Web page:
Saturday, May 24, 2008


No, not my age (I wish) but my art count for the Corey Helford show in July. This is the most work I have ever done for a show and I'm pretty happy in general with the outcome, there will be a few odd pieces and I'm curious to see how they are received. I have to start the 30th piece this Memorial day and I hope I can get even one more in before I start shipping them out the middle of June. There were some thoughts to having me do an art installation but I just don't think I will have the time or engery by that point.

Wednesday, May 21, 2008


Before anyone ever lets Shatner live this one down.

40 years later it's still the most shocking footage ever to air on national television. If you've never seen this - I post it because I feel it's a true art piece in itself. Originally aired on the first (and I believe last) Science Fiction Award Ceremony in 1978 - I actually saw this when it aired. Alone in the T.V. room of my Massachusetts home, no one to cover my eyes from the flickering image of multiple Shatners burning into my fragile little mind. Again, if you've never seen this before, enjoy Rocket Man, it's out of this world.

Sunday, May 18, 2008


Found this nice little mention in this months NYArts Magazine via Bruce Helford and his interview in regards to the ?War Show he and Jan curated at their gallery The Corey Helford Gallery back in December 2007

Tuesday, May 13, 2008


Okay, so is this just a trend or an official art form now ? In one of my earlier posts this year ( here ) - I made an observation that among the art fairs here in NYC there were quite a few artists doing work with miniature plastic people. Now I see two more have ( and will) surface once again this year - one just finished in Los Angeles at the Paul Kopekien Gallery named David Demichele and the other shall grace this tiny island of Manhattan at Sloan Fine Art named Andrea Aversa. Now don't get me wrong, I'm not mocking any of these artists - I sort of like these minuscule worlds made human scale - and Andrea's priest and Airplane creations are quite nice but I just wonder where it all came for all of a sudden, leading me to ask again, is this a fad or a fixture now? Because if it is an official medium , I'll do it. Shit man, I'll do "Tiny Dreadfuls". But even more importantly, where do people get these little people from? I remember Homies in the vending machines years ago here in the city, can I use them? Would they count or is that too gauche? F'get it, I'll stick to the ink.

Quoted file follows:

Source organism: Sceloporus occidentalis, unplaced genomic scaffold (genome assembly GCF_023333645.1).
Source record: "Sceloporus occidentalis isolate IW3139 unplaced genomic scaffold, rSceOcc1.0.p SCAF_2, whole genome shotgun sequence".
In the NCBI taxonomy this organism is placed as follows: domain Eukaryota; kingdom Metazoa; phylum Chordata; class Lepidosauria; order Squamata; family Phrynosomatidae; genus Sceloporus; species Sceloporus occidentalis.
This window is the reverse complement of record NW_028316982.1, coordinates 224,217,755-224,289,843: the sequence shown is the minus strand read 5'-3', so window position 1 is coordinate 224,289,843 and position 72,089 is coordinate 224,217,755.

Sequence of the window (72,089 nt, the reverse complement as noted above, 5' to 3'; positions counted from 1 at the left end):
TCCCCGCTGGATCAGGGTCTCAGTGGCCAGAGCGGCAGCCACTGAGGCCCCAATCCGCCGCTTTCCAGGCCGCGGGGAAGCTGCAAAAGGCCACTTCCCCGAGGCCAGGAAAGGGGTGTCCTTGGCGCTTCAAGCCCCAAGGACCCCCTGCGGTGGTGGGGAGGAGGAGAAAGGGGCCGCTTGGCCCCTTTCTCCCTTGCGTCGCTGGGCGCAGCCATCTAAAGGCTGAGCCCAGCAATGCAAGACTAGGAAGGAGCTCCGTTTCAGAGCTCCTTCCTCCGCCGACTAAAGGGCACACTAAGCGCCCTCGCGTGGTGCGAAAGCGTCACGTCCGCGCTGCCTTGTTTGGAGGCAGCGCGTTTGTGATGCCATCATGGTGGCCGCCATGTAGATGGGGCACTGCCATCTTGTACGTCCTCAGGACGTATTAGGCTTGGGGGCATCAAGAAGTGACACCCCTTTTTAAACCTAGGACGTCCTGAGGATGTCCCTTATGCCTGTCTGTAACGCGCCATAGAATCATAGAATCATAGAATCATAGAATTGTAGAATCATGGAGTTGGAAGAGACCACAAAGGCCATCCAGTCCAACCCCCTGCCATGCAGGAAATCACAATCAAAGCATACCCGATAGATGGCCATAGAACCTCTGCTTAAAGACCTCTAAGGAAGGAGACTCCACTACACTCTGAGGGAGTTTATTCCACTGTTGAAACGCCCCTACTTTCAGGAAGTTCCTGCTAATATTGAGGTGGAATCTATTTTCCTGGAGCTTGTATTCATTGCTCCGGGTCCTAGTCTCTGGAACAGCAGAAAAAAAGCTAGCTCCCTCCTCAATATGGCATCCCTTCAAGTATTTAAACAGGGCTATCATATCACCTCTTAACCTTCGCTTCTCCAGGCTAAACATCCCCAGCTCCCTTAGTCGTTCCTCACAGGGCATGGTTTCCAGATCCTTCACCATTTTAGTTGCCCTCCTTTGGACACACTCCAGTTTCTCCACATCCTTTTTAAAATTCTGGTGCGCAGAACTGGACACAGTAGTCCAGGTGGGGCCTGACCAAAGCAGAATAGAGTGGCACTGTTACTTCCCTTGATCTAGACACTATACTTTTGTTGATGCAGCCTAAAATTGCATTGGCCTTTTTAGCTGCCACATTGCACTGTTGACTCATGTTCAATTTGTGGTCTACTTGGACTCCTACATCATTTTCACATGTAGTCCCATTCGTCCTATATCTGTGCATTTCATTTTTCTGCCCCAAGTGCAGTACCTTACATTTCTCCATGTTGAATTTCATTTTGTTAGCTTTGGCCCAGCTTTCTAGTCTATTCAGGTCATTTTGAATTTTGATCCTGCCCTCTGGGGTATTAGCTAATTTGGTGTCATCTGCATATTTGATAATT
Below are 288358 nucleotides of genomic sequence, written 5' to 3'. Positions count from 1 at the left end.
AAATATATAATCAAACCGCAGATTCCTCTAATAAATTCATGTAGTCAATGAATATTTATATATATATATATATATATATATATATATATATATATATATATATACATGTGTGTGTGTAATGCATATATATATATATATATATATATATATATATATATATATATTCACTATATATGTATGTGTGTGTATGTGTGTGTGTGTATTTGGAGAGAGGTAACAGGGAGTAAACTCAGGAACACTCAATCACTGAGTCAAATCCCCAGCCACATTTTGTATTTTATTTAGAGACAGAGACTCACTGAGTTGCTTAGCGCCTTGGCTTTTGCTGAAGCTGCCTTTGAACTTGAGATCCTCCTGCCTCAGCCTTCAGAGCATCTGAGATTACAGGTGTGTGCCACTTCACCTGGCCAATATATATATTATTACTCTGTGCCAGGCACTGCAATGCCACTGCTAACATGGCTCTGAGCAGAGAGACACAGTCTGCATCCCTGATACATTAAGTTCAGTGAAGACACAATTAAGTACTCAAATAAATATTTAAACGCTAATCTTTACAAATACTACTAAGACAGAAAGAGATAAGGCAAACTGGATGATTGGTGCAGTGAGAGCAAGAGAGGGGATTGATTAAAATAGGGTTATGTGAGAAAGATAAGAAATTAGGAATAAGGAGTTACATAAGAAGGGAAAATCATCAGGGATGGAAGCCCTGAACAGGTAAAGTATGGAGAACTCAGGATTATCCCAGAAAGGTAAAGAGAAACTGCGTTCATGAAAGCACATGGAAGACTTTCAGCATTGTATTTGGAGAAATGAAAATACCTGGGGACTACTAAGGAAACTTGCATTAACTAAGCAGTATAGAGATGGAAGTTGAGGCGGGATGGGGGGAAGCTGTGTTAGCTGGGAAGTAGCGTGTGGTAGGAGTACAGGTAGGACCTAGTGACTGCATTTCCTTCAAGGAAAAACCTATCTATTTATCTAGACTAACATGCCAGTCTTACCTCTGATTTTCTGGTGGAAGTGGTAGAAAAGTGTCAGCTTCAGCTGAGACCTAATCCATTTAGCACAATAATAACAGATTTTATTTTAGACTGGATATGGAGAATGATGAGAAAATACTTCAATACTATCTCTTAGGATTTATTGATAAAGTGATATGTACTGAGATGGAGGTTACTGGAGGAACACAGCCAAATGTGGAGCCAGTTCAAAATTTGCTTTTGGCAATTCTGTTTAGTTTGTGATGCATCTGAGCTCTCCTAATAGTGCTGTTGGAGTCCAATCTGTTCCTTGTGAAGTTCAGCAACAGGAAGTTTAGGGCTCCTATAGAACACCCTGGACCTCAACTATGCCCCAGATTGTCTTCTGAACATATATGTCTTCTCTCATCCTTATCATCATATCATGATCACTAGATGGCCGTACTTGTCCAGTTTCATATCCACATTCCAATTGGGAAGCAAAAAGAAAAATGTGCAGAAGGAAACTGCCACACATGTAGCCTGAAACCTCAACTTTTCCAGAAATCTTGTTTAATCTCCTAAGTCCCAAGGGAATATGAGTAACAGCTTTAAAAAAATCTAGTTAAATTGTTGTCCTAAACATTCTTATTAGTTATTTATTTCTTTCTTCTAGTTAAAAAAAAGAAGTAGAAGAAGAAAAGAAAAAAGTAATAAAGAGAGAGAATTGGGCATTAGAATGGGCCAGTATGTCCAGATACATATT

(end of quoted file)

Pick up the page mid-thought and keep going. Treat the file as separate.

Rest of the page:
Andrea Aversa

David Demichele

Saturday, May 10, 2008


We went to see the Alex Gross show at Jonathan Levine Gallery today and it was closed for the next show installation - my goof, but on the way down we stopped at the ACA Gallery on the 5th floor of the same building and came across the art of James Ormsbee Chapin (1887-1975). He was born in New Jersey and studied art at Cooper Union and the Art Students League in New York. I was taken by how his work is so much like a lot of the work represented in this new Lowbrow "Movement" that is taking place now. check out the piece called "The Deer Hunter" below.

He had a few other pieces that I can't seem to find on line that even more so supports the notion some believe that no art movement is totally new but just old, sometimes forgotten artwork reshuffled and presented differently. I don't know enough about the history of Mr. chapin - it seems he was relatively renowned --- but it's still cool to see work like this and not be able to distinguish the fine lines between past and present. Pretty cool, I think.

Saturday, May 3, 2008


Three years ago, in 2005, I sent artwork samples to a gallery in Los Angeles that does a large group show every year. About a month after the show opened I received a rejection letter from them. That was expected since the show had opened and my art was obviously not it in. I expected the letter.

Today however, May 3rd, 2008 I received a rejection letter again from the same gallery but this time I had not sent them anything. I'm just wondering if this is a "Preemptive rejection letter" in case I was thinking about sending something...they must really not want me to show there.

That would be like going on a blind date with someone and the next day you say it was fun but you're not interested -- and then three years later you call them again and tell them you're still not interested (in case they were wondering).

I don't know - I couldn't stop laughing when I got this letter today- it's definitely my favorite rejection of all time because it's almost paradoxical....nothing I did has been rejected.